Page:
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Head, Neck & Throat Cancer Symptoms

  • Synopsis: Published: 2009-04-02 (Rev. 2015-12-01) - Information regarding symptoms of head and neck carcinoma, cancer tumors in the head or neck region. For further information pertaining to this article contact: Ian Langtree at Disabled World.

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"Head and neck cancers are strongly associated with environmental and lifestyle risk factors, including tobacco smoking, alcohol consumption and certain strains of the sexually transmitted human papilloma virus."

Head and neck cancers are a group of biologically similar cancers originating from the upper aerodigestive tract, including the lip, mouth, nasal cavity, paranasal sinuses, pharynx and larynx that affect more than 45,000 individuals in the U.S. each year.

Head and neck cancers are strongly associated with environmental and lifestyle risk factors, including tobacco smoking, alcohol consumption and certain strains of the sexually transmitted human papilloma virus. Using tobacco or alcohol increases your risk. In fact, 85 percent of head and neck cancers are linked to tobacco use, including smoking and smokeless tobacco.

Alternate Names:

Squamous Cell Carcinoma of the nasal cavity, sinuses, lips, mouth, nose, tonsils, tongue, throat, or larynx (voice box)

Adenocarcinoma of the nasal cavity, sinuses, lips, mouth, nose, tonsils, tongue, throat, or larynx (voice box)

Squamous Cell Cancer of the nasal cavity, sinuses, lips, mouth, nose, tonsils, tongue, throat, or larynx (voice box)

Metastatic Squamous Cell Neck Cancer; Metastatic Squamous Cell Neck Carcinoma; Head and Neck Carcinomas.

Head and neck cancers symptoms include:

  • Ear ache
  • Neck pain
  • Bad breath
  • Sore tongue
  • Mass in the neck
  • Bleeding from the mouth
  • Difficulty swallowing food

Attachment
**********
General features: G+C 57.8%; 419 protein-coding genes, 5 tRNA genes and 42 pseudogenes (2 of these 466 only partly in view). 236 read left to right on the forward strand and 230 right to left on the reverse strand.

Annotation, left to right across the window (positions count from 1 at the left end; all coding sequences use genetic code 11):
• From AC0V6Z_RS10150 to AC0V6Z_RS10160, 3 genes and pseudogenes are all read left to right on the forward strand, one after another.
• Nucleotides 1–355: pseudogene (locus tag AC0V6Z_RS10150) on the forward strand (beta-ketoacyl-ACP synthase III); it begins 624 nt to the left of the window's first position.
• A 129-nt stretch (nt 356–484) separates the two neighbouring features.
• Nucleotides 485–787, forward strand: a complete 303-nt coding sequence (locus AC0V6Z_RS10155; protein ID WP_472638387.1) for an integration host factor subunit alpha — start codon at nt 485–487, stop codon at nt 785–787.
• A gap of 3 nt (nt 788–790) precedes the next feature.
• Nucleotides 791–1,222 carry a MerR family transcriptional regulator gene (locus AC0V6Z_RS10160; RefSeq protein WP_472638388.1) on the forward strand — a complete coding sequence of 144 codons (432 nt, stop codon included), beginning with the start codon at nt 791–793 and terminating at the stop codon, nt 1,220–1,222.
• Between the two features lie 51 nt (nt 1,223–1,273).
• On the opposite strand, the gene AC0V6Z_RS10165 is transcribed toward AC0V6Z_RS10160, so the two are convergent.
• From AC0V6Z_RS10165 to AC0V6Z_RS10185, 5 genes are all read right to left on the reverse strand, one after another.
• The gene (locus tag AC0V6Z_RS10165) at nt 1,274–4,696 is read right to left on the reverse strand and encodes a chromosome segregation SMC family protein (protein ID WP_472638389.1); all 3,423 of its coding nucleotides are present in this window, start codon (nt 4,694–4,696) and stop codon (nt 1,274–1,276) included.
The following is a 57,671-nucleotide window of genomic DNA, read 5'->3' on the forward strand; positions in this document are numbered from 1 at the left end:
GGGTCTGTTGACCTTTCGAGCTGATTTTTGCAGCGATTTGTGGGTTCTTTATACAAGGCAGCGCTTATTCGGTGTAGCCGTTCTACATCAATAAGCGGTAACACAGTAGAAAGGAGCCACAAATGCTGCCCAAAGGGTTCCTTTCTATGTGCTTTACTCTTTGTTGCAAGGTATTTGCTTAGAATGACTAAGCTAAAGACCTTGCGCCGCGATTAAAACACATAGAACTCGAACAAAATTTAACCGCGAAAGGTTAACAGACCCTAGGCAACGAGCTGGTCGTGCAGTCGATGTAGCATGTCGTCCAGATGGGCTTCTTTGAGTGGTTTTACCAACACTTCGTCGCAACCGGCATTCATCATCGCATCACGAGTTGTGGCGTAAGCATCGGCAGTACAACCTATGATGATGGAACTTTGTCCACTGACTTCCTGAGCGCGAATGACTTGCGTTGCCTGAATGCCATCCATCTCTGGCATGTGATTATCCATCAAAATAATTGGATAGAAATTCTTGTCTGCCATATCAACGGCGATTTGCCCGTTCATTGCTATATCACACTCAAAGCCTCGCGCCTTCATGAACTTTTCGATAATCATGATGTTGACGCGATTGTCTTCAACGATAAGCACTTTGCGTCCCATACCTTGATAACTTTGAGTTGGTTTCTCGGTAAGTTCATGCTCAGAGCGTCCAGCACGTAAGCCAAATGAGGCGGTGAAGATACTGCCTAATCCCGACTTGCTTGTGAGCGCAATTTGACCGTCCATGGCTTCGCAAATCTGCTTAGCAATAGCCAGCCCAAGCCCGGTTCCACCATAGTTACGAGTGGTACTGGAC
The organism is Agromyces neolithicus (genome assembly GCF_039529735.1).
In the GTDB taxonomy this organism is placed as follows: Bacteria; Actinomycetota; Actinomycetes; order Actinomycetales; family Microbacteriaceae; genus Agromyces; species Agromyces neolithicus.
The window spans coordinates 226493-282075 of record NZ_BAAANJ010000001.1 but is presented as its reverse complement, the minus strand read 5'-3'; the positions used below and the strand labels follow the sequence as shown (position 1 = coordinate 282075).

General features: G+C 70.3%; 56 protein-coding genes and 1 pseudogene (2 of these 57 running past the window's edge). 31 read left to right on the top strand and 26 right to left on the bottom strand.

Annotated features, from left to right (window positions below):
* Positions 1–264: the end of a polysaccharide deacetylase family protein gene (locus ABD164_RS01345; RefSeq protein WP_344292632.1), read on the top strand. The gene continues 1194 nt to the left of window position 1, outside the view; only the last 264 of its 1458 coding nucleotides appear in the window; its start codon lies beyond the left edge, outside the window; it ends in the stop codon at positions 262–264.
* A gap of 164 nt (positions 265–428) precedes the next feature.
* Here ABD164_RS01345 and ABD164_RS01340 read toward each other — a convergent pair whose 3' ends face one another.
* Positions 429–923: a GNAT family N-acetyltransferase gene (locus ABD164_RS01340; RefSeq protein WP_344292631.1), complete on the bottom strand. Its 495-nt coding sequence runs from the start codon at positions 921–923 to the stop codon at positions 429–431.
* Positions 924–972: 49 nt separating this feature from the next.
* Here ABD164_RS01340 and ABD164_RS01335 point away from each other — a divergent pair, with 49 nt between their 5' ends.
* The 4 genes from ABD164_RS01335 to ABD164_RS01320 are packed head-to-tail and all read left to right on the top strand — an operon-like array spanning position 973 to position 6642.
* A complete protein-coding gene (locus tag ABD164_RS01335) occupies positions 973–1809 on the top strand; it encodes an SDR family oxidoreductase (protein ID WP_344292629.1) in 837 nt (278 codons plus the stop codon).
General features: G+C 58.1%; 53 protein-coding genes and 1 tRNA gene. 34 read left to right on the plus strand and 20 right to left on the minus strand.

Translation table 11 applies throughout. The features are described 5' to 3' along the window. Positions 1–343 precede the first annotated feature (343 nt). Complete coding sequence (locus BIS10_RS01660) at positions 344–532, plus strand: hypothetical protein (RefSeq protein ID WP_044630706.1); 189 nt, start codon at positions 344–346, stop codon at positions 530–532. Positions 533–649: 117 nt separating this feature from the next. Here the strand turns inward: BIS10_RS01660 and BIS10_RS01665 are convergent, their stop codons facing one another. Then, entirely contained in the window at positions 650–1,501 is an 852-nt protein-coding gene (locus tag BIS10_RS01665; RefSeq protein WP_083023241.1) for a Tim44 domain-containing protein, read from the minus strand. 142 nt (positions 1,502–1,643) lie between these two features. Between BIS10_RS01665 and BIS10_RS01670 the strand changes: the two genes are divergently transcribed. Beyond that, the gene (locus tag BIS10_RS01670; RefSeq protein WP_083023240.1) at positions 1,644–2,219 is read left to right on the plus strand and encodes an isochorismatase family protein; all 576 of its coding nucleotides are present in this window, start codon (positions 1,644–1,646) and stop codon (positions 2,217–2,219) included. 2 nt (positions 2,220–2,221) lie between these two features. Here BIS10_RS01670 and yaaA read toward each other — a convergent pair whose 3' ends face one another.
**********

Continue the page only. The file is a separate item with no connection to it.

• Change in diet or weight loss
  • Lump in the lip, mouth or gums
  • Enlarged lymph glands in the neck
  • Unusual bleeding or numbness in the mouth
  • Sore throat which persists for more than six weeks
  • Hoarse voice which persists for more than six weeks
  • Painless ulcer or sores in the mouth that do not heal
  • Slurring of speech (if the cancer is affecting the tongue)
  • White, red or dark patches in the mouth that will not go away
  • Sinus congestion, especially with nasopharyngeal carcinoma

The following may be used to diagnose the disease: physical exam and history, endoscopy, laboratory tests including blood and urine analysis, x-rays, CT scan, biopsy, MRI, and/or PET scan.

Head and neck cancer is highly curable if detected early, usually with some form of surgery although chemotherapy and radiation therapy may also play an important role.

Treatment may include surgery, radiation, and/or chemotherapy. These treatments may affect eating, speaking, or even breathing.

When cancer of any of the sites is advanced, the prognosis is very poor.



Related:

  1. New Treatment Safe for Head and Neck Cancer Patients
  2. Racial Disparities in Head and Neck Cancer
  3. High Dosage Brachytherapy for Head and Neck Cancer Tumors



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